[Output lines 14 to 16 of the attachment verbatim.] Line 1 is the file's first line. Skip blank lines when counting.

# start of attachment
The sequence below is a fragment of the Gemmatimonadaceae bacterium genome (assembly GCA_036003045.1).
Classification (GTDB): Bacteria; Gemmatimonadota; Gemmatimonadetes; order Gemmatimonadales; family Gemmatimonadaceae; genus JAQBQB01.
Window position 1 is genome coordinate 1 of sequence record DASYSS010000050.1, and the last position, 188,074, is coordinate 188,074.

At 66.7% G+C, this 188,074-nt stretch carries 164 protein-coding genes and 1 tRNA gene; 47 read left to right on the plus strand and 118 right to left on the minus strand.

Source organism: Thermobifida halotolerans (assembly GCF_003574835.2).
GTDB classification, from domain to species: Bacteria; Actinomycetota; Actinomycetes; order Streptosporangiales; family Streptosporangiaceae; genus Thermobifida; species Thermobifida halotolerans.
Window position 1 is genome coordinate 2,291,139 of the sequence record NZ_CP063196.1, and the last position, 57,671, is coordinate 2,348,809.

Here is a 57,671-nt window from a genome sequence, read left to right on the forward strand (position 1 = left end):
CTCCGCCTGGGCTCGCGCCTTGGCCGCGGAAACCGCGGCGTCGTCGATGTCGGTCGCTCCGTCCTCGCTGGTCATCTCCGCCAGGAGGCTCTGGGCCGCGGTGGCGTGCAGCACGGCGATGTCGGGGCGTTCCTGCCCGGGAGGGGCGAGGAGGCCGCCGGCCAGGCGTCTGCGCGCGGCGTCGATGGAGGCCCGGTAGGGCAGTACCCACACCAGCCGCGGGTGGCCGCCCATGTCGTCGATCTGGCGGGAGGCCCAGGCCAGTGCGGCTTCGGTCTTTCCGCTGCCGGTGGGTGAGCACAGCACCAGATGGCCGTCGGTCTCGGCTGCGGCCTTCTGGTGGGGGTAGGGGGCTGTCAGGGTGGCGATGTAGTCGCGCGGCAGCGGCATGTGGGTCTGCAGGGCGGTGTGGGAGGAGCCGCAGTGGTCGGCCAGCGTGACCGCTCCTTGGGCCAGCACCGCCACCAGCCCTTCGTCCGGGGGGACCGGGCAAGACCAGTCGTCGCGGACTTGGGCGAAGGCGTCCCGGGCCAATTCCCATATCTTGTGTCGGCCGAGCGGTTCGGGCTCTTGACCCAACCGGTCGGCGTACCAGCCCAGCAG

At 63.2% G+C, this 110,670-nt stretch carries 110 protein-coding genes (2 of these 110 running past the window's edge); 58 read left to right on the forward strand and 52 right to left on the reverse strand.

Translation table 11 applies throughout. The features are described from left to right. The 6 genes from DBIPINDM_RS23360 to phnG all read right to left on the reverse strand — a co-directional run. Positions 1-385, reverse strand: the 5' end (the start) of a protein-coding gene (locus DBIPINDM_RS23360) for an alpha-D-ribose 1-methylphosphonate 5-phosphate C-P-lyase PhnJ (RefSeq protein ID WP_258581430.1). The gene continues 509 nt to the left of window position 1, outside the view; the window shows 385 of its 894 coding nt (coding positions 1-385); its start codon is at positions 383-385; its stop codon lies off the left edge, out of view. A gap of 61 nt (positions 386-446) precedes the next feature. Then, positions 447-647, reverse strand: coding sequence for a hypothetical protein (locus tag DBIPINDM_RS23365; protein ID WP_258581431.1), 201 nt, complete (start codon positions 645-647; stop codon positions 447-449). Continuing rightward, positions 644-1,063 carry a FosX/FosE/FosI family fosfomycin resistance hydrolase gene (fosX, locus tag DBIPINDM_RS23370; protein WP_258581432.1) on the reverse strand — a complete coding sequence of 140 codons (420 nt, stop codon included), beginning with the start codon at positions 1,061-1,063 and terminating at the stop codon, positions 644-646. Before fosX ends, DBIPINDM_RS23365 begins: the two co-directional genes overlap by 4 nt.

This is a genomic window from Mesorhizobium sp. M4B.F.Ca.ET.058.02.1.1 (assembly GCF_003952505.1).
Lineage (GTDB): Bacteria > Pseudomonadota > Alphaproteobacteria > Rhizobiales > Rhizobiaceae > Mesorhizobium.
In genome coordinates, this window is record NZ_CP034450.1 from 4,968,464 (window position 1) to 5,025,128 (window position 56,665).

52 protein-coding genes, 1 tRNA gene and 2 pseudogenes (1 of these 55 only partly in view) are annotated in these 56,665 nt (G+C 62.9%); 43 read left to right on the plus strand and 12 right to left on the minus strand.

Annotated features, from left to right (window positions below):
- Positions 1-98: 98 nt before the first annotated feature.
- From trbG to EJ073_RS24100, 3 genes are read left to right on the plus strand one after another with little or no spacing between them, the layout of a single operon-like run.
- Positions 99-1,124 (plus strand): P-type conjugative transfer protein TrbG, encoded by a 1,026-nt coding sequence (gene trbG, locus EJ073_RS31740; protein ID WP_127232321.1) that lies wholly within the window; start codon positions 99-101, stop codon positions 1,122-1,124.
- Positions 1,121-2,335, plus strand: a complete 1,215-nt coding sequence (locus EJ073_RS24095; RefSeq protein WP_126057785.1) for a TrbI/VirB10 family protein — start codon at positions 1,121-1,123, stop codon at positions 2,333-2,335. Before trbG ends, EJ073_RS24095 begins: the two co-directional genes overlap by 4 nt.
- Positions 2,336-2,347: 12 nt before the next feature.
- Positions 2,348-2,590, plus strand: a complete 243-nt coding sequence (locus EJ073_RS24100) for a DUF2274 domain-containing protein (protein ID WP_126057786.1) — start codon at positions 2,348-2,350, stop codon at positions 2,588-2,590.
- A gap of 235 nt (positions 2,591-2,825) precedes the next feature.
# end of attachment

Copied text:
In genome coordinates, this window is record NZ_CP034450.1 from 4,968,464 (window position 1) to 5,025,128 (window position 56,665).

52 protein-coding genes, 1 tRNA gene and 2 pseudogenes (1 of these 55 only partly in view) are annotated in these 56,665 nt (G+C 62.9%); 43 read left to right on the plus strand and 12 right to left on the minus strand.

Annotated features, from left to right (window positions below):